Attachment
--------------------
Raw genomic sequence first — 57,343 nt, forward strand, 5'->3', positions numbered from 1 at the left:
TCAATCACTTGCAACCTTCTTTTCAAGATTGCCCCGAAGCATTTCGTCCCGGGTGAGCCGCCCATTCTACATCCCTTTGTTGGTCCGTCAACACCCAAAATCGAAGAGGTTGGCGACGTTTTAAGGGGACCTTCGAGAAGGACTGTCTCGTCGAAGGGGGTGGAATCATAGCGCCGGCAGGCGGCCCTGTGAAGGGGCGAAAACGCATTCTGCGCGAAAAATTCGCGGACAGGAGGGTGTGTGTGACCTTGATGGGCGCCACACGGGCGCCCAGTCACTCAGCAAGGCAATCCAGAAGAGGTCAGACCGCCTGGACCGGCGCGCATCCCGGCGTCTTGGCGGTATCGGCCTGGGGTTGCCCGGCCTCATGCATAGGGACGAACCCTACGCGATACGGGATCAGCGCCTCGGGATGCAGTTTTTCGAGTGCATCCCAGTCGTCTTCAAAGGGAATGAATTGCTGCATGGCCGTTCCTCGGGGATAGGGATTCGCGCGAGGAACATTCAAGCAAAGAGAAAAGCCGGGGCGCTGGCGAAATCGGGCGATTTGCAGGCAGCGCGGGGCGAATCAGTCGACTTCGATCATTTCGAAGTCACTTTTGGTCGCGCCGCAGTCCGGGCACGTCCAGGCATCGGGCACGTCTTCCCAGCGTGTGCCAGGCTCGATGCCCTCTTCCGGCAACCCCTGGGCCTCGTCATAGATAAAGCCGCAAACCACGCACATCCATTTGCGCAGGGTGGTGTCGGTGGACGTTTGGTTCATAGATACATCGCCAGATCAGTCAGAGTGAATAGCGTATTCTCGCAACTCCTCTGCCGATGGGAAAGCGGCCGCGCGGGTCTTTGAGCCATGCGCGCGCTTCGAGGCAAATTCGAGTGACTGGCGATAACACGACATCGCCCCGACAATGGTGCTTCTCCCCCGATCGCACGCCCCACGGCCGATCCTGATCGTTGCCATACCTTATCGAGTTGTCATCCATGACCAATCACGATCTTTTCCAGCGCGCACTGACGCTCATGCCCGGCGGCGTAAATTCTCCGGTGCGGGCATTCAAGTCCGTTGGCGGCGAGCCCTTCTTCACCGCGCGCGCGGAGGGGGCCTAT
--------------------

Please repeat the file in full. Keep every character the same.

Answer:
Raw genomic sequence first — 57,343 nt, forward strand, 5'->3', positions numbered from 1 at the left:
TCAATCACTTGCAACCTTCTTTTCAAGATTGCCCCGAAGCATTTCGTCCCGGGTGAGCCGCCCATTCTACATCCCTTTGTTGGTCCGTCAACACCCAAAATCGAAGAGGTTGGCGACGTTTTAAGGGGACCTTCGAGAAGGACTGTCTCGTCGAAGGGGGTGGAATCATAGCGCCGGCAGGCGGCCCTGTGAAGGGGCGAAAACGCATTCTGCGCGAAAAATTCGCGGACAGGAGGGTGTGTGTGACCTTGATGGGCGCCACACGGGCGCCCAGTCACTCAGCAAGGCAATCCAGAAGAGGTCAGACCGCCTGGACCGGCGCGCATCCCGGCGTCTTGGCGGTATCGGCCTGGGGTTGCCCGGCCTCATGCATAGGGACGAACCCTACGCGATACGGGATCAGCGCCTCGGGATGCAGTTTTTCGAGTGCATCCCAGTCGTCTTCAAAGGGAATGAATTGCTGCATGGCCGTTCCTCGGGGATAGGGATTCGCGCGAGGAACATTCAAGCAAAGAGAAAAGCCGGGGCGCTGGCGAAATCGGGCGATTTGCAGGCAGCGCGGGGCGAATCAGTCGACTTCGATCATTTCGAAGTCACTTTTGGTCGCGCCGCAGTCCGGGCACGTCCAGGCATCGGGCACGTCTTCCCAGCGTGTGCCAGGCTCGATGCCCTCTTCCGGCAACCCCTGGGCCTCGTCATAGATAAAGCCGCAAACCACGCACATCCATTTGCGCAGGGTGGTGTCGGTGGACGTTTGGTTCATAGATACATCGCCAGATCAGTCAGAGTGAATAGCGTATTCTCGCAACTCCTCTGCCGATGGGAAAGCGGCCGCGCGGGTCTTTGAGCCATGCGCGCGCTTCGAGGCAAATTCGAGTGACTGGCGATAACACGACATCGCCCCGACAATGGTGCTTCTCCCCCGATCGCACGCCCCACGGCCGATCCTGATCGTTGCCATACCTTATCGAGTTGTCATCCATGACCAATCACGATCTTTTCCAGCGCGCACTGACGCTCATGCCCGGCGGCGTAAATTCTCCGGTGCGGGCATTCAAGTCCGTTGGCGGCGAGCCCTTCTTCACCGCGCGCGCGGAGGGGGCCTAT